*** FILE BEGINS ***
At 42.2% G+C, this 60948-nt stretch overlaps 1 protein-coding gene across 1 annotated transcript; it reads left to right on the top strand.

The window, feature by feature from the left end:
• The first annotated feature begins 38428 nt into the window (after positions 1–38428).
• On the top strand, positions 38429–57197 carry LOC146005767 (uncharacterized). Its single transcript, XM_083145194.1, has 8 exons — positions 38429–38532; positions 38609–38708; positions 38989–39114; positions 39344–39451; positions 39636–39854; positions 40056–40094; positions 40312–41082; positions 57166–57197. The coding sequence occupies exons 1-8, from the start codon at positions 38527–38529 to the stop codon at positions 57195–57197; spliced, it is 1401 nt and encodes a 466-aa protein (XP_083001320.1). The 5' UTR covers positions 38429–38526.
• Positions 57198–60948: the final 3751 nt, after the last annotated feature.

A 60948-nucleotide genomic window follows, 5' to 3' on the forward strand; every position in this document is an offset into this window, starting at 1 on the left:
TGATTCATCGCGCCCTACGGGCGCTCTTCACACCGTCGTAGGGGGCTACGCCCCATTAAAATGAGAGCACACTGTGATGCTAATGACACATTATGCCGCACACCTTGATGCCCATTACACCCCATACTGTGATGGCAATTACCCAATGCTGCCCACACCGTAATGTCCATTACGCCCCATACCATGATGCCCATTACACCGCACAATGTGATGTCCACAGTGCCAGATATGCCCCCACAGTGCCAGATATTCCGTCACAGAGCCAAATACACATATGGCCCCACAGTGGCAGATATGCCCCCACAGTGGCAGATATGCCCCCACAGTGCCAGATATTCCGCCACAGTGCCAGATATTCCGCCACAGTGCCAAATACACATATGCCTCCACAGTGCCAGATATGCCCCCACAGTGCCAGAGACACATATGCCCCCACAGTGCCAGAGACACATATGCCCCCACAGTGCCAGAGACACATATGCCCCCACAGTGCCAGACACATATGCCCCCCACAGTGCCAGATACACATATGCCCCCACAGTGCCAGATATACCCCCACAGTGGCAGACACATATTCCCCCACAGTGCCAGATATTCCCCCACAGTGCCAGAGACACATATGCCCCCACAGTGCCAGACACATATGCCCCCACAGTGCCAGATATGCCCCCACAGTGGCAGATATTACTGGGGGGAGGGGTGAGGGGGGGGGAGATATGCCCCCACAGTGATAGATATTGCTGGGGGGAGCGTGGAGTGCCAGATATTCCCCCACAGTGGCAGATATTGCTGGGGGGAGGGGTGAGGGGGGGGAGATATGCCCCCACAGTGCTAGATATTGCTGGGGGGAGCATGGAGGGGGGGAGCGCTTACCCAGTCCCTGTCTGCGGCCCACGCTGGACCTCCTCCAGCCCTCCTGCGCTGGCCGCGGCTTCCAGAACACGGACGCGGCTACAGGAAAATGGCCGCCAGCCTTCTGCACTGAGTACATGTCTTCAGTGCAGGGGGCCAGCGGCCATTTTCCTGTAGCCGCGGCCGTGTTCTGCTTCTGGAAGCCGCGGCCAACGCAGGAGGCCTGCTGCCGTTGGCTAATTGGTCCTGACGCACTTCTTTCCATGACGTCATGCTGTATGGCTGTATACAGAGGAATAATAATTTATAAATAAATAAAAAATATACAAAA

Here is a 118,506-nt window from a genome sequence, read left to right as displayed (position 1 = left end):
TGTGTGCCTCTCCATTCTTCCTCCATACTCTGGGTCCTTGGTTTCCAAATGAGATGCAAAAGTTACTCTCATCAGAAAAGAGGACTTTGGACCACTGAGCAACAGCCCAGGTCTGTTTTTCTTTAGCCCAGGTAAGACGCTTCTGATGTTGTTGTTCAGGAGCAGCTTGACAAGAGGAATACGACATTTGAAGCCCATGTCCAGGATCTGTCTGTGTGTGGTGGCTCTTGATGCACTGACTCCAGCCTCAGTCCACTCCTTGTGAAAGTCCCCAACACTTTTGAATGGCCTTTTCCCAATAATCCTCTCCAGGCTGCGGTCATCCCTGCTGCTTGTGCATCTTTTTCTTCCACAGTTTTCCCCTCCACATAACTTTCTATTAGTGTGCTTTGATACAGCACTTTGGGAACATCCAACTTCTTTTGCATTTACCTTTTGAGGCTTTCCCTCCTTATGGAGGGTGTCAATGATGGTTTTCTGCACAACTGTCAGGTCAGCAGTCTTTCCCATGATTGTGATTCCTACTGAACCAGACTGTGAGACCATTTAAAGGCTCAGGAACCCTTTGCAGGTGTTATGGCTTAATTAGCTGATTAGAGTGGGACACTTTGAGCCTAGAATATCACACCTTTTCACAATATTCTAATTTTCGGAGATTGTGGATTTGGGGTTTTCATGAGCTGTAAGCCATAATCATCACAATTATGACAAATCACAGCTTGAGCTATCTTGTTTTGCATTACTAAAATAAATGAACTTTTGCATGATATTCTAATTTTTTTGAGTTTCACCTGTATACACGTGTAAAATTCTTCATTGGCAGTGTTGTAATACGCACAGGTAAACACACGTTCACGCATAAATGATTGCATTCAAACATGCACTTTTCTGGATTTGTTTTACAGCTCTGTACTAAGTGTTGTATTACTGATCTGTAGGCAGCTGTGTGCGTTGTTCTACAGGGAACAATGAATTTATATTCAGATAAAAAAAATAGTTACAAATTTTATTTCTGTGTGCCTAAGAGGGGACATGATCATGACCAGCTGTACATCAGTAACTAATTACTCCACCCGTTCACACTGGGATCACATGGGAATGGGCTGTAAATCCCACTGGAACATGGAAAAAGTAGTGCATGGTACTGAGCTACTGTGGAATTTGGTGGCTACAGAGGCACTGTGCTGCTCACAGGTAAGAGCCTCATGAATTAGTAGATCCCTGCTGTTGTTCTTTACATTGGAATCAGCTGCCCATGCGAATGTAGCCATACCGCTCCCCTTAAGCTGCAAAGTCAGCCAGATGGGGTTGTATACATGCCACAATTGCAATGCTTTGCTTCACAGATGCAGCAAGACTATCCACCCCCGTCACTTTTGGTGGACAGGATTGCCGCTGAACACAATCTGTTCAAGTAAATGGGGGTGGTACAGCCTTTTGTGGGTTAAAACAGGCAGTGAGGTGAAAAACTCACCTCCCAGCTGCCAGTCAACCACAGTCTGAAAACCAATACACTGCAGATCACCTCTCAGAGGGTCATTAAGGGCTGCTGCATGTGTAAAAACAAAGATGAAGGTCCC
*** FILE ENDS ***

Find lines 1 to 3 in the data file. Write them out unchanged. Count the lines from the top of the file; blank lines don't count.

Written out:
At 42.2% G+C, this 60948-nt stretch overlaps 1 protein-coding gene across 1 annotated transcript; it reads left to right on the top strand.

The window, feature by feature from the left end:
• The first annotated feature begins 38428 nt into the window (after positions 1–38428).